It’s such a handy argument to make. To the one who deploys it a veritable sea of secondary attacks can be made: “I never would have thought you would be against progress!” or “I believe in the future of this organization, and the future is not in clinging to the past!” or “Are you afraid of change?” It’s almost as effective at closing off possibilities as “x emboldens the enemy.”

This morning the Daily Iowan reports that Optiva Mortgage is calling bluff on the name. A company can’t really have squatter’s rights without trademark declaration, can it? Lawyers? (also, commentary from the naming biz)

so, as someone who intended to vote on the sales tax, but forgot (oops), am i a communist or not? i’m not an “excuses” nonvoter. i readily admit that it slipped my mind. and i’m not afraid of snow—hell, no. i’m looking for a derogatory label with which to pummel myself.

and how about you, G? you, who didn’t even consider voting? what do you have to say for yourself, pinko?

Ha! Unlike you, I actually did consider voting, but figured since I was only mildly in favor of the tax and it seemed kinda inevitable it would pass (every other county in the state had the tax already) I decided I didn’t really want to trudge barefoot up the hill to the voting booth. Or for that matter get into the car that I actually own to drive out of my conveniently plowed driveway. Why? Because I am a bad citizen. You gonna rat me out to the Green party, now?

The loss of “activists” who were once interested in stopping the name change to Optiva, on a strictly personal level, is a major concern to me. The people who voted to stop Optiva were never really organized or in touch with each other to start with.

Does anyone think that this issue is over now? I was very offended by Caroline Dieterle’s turncoat reaction in my face, after her ill-fated and perhaps justly-lost election bid to the Board, after the Board chose to “drop” the name-change issue. Caroline was the main hope we advocates of credit union integrity were hoping for, to at least get ONE person on the board we could count on, or so I thought. She has revealed to me, as she left in a huff to depart from the sphere of our UofI Community Credit Union Shareholder Association group list-serve, that she never was in favor of Democracy (spelled respectfully with a capital “D”) in our credit union. She, in fact, made several excuses to me for NOT holding the Board accountable for their conspiracy against shareholders, and even alluded (she never came right out to say what she really thought in her personal e-mails or list-serve postings) that the credit union would suffer if the Board were to be held accountable — again, I have to speculate, as she was not open about anything in UofICCU Shareholder Associaiton.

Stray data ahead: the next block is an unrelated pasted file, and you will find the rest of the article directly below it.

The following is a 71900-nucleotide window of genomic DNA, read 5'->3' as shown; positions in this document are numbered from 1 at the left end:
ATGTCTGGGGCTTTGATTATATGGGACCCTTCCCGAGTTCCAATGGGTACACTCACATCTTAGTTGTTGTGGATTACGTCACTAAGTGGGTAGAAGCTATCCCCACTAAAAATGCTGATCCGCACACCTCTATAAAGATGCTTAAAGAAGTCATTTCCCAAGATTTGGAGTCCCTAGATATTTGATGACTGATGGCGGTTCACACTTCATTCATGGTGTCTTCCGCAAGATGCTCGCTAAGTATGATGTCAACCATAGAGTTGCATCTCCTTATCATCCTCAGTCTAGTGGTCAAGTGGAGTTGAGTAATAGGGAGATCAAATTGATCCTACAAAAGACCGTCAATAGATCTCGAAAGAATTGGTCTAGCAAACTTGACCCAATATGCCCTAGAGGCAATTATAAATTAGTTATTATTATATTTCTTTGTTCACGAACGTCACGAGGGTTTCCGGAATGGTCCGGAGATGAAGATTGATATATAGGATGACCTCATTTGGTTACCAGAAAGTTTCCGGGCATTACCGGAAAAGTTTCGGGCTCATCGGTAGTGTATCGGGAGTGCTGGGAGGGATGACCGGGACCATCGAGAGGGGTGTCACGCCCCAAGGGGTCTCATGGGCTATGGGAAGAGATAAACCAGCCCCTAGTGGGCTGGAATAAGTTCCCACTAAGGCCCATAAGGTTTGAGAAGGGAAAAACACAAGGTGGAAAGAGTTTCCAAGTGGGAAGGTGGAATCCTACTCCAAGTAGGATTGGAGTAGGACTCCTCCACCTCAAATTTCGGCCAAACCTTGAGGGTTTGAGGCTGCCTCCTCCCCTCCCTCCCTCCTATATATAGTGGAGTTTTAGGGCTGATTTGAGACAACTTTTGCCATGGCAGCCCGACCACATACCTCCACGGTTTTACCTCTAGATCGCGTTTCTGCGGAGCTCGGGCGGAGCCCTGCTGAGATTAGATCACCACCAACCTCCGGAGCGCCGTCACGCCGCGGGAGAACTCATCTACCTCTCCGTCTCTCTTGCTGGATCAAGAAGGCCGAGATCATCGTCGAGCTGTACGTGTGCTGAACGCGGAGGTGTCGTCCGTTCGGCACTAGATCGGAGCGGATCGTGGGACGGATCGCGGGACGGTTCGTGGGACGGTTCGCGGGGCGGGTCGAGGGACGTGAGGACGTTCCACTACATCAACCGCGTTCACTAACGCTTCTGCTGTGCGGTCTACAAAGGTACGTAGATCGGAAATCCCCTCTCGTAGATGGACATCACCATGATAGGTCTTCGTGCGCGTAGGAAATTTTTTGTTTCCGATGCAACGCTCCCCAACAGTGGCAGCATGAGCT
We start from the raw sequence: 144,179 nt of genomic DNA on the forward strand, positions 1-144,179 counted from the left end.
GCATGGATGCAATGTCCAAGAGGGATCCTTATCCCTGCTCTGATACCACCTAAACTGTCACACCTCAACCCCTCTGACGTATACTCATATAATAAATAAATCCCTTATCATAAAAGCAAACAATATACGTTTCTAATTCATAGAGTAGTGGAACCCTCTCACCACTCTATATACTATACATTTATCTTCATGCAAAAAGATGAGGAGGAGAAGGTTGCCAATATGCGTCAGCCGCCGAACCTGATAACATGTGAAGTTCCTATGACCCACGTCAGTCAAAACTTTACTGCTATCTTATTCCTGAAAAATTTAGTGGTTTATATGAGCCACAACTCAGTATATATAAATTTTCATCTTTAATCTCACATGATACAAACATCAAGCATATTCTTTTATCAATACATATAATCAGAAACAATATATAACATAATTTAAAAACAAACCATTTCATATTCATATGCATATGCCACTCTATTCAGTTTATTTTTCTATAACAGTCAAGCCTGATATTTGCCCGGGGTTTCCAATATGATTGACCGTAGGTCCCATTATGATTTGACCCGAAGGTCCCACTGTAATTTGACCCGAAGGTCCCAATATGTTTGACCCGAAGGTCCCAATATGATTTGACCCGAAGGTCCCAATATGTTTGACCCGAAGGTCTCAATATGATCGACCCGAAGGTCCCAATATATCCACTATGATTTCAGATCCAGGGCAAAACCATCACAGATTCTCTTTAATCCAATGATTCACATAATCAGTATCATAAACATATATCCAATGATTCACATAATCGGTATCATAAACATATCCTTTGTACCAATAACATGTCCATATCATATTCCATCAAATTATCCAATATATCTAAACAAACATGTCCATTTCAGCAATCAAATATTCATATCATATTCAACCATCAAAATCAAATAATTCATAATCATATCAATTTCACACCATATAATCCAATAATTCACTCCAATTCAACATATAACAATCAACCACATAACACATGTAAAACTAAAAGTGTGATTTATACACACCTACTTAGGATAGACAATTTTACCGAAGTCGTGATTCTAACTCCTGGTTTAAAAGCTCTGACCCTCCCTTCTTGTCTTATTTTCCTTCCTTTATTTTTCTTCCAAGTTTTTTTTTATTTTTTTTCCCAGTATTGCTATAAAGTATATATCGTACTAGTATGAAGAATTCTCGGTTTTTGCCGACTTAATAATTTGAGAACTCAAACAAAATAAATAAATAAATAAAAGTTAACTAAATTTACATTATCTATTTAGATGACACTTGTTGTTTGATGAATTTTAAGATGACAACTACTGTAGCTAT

No, I am sure the Board is “licking their wounds”, probably making other plans to expand UofICCU into a mega, interstate BUSINESS, and I believe that there are other ideas still being bandied about in their typical, proven secrecy. They were caught, and nobody wants to hold them accountable. Except for me. They betrayed us because they truly do not think they serve the general members, they still exploit the fact that 85% of all members can not vote even if they show up at a meeting — and there is no provision to vote by mail because that is prohibited, and they STILL produce expensive propaganda literature to make the appearance that we members are all living in mansions. That annual report was a real slap in the face to anyone who knows how real financial reports and annual reports are produced.

Would holding the Board accountable for their deceptions and conspiracy destroy our credit union? I think that is what Caroline was hinting at, but refused to come right out and say what she is thinking on the aspect of her hostile departure from UofICCUSA. To think she was running for election to the UofICCU Board, and I actually voted for her! I know better now. I also think I know that there is nobody willing to stand up and cause “our” credit union to turn itself around, so that it can truly serve its overall shareholder membership.

Ronald Kinum
a.k.a. Libris Fidelis (writing name)